In 2008, a collection of his Madeira stories were published in a bilingual edition to celebrate its 500th anniversary of the founding of Funchal in Madeira. His next novel The Prisoner of Paradise was published in 2012.
A novel is nourished by the imagination of readers who renew it and keep it alive — and whose imaginations, in turn, are nourished and renewed by the book.ROMESH GUNESEKERA
Romesh Gunesekera is an elected Fellow of the Royal Society of Literature and has also received a National Honour in Sri Lanka. He has been a judge for a number of literary prizes including the Caine Prize for African Writing, the David Cohen Literature Prize, the Forward Prize for Poetry, and most recently the Granta 2013 list of the Best of Young British Novelists. In 2015 he will the Chair of Judges for the Commonwealth Short Story Prize.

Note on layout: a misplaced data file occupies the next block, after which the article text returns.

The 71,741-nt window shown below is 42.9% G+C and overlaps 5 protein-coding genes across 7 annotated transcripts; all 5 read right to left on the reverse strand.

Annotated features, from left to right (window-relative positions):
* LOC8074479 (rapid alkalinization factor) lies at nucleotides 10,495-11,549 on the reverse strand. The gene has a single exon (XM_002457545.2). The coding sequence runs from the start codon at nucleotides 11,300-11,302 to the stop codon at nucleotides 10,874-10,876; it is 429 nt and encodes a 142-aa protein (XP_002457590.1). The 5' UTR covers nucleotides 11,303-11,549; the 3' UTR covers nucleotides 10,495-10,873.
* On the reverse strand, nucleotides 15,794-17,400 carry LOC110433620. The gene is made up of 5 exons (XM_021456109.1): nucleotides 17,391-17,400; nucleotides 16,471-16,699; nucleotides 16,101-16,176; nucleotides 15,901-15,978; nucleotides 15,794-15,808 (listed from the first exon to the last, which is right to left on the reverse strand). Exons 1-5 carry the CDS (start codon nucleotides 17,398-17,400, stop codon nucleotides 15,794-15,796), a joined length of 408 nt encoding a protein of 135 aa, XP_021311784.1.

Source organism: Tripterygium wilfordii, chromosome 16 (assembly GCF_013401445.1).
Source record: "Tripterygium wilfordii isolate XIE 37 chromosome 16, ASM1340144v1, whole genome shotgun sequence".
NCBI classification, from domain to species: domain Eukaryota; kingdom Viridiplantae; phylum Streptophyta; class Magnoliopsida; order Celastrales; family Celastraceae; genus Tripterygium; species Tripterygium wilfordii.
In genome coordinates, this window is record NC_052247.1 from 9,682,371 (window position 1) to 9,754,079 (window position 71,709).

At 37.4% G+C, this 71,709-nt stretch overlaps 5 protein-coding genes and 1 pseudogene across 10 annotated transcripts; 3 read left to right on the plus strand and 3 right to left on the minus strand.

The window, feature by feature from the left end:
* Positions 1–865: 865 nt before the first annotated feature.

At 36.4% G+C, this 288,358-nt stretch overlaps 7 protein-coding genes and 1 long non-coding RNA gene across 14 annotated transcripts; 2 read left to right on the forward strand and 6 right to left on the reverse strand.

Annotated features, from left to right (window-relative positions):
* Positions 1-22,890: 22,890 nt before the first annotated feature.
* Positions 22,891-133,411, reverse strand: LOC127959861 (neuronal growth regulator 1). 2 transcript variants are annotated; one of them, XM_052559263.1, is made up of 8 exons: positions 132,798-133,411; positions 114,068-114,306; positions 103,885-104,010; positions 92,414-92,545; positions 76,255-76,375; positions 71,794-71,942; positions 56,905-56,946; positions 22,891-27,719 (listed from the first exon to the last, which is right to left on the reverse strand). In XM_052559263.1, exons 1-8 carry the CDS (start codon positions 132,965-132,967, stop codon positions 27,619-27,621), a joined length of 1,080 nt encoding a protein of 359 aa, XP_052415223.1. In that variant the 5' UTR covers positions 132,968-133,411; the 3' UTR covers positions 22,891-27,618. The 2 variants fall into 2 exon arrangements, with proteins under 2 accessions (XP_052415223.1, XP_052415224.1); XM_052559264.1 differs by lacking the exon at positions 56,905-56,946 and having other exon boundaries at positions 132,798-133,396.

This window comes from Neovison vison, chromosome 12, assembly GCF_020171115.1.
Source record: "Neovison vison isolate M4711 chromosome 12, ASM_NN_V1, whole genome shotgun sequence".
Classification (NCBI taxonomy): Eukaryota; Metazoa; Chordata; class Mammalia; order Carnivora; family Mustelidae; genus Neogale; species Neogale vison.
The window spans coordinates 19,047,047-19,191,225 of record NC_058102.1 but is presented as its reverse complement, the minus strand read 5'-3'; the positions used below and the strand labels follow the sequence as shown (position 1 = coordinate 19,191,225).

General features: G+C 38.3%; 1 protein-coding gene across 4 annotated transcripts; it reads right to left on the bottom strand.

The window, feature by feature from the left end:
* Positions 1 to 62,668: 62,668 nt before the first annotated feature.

Notable Quotes From Romesh’s Suncatcher
Jay spoke in a rapture of his own: ‘Tens of thousands. Barn Swallows. They’ve flown across oceans and continents to be here. Just to be here tonight. Look. Look how they fly.’
‘Thank goodness. If we always knew what we were looking for, we’d never find anything new, would we? He paused, his gaze shifting between the books and me. ‘The thrill of the unexpected, if it is truly uplifting, is hard to beat.’
My father once asked, ‘How does it compare: the things you have done and the things you have left undone?’ The question was aimed at himself, but I think I should ask it of myself too.
Sometime in the future, I’d like to pick up Romesh’s book: Reef which is a historical fiction novel. Currently, I’m taking the pleasure of reading essays and articles published in the London Review of Books and The New Yorker. The print magazines are a delight to hold and the words, what can I say? They’ve protected me from the world. Like Kairo, I find my recluse in books.